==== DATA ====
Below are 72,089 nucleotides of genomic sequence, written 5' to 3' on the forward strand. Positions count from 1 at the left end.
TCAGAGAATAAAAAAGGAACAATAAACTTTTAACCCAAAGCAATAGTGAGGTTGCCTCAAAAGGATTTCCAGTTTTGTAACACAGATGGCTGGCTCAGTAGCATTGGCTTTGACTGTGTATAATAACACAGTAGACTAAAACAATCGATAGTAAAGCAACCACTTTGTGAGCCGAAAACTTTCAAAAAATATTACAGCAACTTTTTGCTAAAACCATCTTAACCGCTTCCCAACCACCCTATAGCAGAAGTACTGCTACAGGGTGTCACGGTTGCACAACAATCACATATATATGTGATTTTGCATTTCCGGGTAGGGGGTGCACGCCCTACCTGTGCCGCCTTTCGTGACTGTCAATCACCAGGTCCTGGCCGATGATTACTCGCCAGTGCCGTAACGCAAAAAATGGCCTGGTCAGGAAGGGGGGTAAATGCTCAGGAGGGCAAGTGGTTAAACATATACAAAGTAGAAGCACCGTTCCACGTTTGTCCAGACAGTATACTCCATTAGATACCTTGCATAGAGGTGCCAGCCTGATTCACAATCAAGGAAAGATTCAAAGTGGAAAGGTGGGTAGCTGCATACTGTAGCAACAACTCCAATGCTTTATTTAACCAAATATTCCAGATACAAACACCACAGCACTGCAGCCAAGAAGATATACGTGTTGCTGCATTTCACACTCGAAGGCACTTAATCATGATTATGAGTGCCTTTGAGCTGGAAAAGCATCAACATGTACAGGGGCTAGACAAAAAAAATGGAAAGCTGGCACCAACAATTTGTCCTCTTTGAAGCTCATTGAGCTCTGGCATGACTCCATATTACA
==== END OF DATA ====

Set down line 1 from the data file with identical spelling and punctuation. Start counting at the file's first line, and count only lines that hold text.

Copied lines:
Below are 72,089 nucleotides of genomic sequence, written 5' to 3' on the forward strand. Positions count from 1 at the left end.